Here are some notes from my experiences. It is easier to find the tunnel network where recent activity has taken place (near fresh mounds). Seal the ground at the base of the bucket after igniting the flare to ensure that the smoke is not escaping the tunnel. Keep clear of the area to avoid breathing this smoke. Clear dried vegetation from the burrow area and have a source of water nearby in case a fire is started. Like any new activity, using this device effectively requires practice. The "Heinz Gopher Trap" has worked well in my yard where gophers were dining on roots of newly planted fruit trees.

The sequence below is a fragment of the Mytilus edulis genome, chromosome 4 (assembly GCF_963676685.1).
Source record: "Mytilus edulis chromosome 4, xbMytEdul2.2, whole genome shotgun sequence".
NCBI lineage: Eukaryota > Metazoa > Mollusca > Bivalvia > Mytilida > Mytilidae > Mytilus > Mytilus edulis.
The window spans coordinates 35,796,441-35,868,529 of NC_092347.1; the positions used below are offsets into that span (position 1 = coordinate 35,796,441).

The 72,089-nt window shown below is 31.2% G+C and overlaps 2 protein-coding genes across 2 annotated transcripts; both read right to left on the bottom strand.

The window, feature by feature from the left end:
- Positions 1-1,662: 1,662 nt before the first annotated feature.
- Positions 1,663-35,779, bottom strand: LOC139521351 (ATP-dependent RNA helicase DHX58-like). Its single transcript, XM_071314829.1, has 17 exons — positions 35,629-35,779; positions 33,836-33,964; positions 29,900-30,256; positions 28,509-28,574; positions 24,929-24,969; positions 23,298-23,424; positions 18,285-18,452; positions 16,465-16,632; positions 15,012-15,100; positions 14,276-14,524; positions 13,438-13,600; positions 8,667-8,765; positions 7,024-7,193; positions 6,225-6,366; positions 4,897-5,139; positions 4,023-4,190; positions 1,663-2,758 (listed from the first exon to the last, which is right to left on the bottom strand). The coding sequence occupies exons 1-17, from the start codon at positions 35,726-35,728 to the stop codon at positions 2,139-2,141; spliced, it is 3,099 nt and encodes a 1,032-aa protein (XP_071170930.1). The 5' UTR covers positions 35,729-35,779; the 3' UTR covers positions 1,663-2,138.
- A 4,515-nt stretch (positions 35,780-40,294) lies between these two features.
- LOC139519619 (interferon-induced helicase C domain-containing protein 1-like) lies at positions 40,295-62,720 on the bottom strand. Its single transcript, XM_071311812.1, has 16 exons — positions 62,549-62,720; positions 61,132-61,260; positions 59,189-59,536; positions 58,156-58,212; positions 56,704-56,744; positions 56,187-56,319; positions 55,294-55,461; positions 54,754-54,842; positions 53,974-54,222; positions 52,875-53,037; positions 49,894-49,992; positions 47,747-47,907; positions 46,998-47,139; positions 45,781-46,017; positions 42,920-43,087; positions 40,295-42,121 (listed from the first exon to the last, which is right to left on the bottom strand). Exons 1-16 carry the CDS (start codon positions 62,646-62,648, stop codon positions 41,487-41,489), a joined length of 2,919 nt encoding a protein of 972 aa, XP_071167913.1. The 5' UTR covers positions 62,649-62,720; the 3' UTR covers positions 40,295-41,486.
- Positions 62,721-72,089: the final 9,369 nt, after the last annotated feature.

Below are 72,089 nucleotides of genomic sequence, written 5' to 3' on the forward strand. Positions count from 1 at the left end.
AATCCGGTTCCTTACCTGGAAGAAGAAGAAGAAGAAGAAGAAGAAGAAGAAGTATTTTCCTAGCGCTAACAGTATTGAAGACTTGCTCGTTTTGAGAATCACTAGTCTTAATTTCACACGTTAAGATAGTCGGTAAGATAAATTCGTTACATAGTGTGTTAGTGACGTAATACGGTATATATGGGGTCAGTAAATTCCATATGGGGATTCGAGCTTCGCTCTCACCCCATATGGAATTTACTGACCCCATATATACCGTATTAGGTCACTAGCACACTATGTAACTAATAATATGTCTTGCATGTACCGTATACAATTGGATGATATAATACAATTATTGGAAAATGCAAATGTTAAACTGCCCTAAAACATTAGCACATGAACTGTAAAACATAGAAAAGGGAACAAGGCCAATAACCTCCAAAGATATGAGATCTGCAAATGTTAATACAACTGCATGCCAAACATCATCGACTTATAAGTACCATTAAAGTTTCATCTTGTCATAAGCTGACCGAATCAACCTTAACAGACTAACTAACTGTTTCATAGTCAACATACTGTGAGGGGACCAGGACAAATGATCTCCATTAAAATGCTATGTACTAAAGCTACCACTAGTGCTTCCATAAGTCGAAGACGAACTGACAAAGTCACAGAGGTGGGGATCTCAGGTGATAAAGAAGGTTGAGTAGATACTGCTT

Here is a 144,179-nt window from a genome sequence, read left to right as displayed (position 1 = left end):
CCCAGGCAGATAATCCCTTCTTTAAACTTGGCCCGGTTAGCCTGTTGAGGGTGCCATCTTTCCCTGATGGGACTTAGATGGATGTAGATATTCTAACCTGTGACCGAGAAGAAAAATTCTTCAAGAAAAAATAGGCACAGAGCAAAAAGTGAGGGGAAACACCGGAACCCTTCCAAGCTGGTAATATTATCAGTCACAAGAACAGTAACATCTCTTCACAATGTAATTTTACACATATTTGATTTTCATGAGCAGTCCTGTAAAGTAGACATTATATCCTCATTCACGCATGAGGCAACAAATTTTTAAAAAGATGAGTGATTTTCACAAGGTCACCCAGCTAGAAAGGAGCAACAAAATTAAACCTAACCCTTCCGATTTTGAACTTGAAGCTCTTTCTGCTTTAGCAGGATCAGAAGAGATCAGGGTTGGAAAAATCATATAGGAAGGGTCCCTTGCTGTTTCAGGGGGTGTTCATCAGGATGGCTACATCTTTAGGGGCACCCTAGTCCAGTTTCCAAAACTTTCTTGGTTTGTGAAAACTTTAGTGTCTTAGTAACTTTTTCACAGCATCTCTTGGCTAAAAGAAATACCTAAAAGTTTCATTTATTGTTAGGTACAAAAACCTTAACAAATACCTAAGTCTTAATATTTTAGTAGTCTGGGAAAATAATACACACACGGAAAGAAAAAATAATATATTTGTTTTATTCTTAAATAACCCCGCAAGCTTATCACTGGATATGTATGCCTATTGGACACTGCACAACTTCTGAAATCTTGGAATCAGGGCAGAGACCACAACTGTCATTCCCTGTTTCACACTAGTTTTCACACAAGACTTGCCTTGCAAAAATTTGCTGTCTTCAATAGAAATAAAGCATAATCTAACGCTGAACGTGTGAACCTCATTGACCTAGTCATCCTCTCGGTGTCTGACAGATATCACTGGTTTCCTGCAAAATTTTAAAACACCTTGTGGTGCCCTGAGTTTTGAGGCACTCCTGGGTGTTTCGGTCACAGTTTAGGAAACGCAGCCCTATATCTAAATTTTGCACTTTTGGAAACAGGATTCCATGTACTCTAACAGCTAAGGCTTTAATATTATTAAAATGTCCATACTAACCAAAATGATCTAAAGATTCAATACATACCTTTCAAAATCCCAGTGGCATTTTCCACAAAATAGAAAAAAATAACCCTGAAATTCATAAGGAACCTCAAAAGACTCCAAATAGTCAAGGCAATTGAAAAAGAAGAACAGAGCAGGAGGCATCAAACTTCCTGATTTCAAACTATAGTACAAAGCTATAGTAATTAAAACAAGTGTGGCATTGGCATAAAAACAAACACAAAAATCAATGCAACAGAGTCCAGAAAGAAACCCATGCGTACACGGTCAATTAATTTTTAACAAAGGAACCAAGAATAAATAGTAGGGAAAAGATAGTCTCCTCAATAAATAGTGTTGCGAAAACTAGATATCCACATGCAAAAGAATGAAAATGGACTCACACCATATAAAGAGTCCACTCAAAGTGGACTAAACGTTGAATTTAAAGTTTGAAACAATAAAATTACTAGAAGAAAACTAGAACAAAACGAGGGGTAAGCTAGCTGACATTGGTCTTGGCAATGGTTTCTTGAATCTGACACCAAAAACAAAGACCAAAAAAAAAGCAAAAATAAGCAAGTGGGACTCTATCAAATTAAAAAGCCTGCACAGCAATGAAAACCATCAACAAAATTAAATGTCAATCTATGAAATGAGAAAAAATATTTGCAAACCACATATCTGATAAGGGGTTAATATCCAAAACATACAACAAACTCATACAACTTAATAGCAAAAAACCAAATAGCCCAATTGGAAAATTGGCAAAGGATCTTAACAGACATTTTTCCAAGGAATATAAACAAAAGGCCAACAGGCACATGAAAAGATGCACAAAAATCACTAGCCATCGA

This device is just another tool to add to your arsenal. Finally, watch the classic movie ACaddyshack" for inspiration.

Don't forget, there are many other effective strategies for controlling gophers. The University of Arizona Cooperative Extension has publications and information on vertebrate pest control. If you have other gardening questions, call the Master Gardener line in the Cottonwood office at 646-9113 or E-mail us at mgardener@kachina.net and be sure to include your address and phone number.

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Arizona Cooperative Extension
Yavapai County
840 Rodeo Dr. #C
Prescott, AZ 86305
(928) 445-6590
Last Updated: March 15, 2001
Content Questions/Comments: jschalau@ag.arizona.edu